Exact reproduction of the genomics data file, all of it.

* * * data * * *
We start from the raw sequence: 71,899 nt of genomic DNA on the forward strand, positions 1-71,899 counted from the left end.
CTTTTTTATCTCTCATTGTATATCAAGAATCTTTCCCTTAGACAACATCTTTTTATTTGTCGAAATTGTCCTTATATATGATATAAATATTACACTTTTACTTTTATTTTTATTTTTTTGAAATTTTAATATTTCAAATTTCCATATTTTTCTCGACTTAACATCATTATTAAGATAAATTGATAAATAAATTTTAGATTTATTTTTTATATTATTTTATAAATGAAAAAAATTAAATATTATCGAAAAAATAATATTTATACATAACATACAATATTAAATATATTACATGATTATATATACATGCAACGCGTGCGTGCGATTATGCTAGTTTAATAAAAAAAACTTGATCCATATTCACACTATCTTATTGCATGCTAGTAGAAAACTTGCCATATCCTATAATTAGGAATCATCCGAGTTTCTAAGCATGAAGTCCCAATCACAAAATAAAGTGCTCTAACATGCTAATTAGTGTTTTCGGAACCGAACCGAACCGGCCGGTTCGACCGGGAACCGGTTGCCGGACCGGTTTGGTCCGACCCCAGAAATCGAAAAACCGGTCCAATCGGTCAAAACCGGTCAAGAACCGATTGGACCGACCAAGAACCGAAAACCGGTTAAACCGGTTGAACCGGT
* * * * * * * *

We start from the raw sequence: 71,899 nt of genomic DNA on the forward strand, positions 1-71,899 counted from the left end.
CTTTTTTATCTCTCATTGTATATCAAGAATCTTTCCCTTAGACAACATCTTTTTATTTGTCGAAATTGTCCTTATATATGATATAAATATTACACTTTTACTTTTATTTTTATTTTTTTGAAATTTTAATATTTCAAATTTCCATATTTTTCTCGACTTAACATCATTATTAAGATAAATTGATAAATAAATTTTAGATTTATTTTTTATATTATTTTATAAATGAAAAAAATTAAATATTATCGAAAAAATAATATTTATACATAACATACAATATTAAATATATTACATGATTATATATACATGCAACGCGTGCGTGCGATTATGCTAGTTTAATAAAAAAAACTTGATCCATATTCACACTATCTTATTGCATGCTAGTAGAAAACTTGCCATATCCTATAATTAGGAATCATCCGAGTTTCTAAGCATGAAGTCCCAATCACAAAATAAAGTGCTCTAACATGCTAATTAGTGTTTTCGGAACCGAACCGAACCGGCCGGTTCGACCGGGAACCGGTTGCCGGACCGGTTTGGTCCGACCCCAGAAATCGAAAAACCGGTCCAATCGGTCAAAACCGGTCAAGAACCGATTGGACCGACCAAGAACCGAAAACCGGTTAAACCGGTTGAACCGGT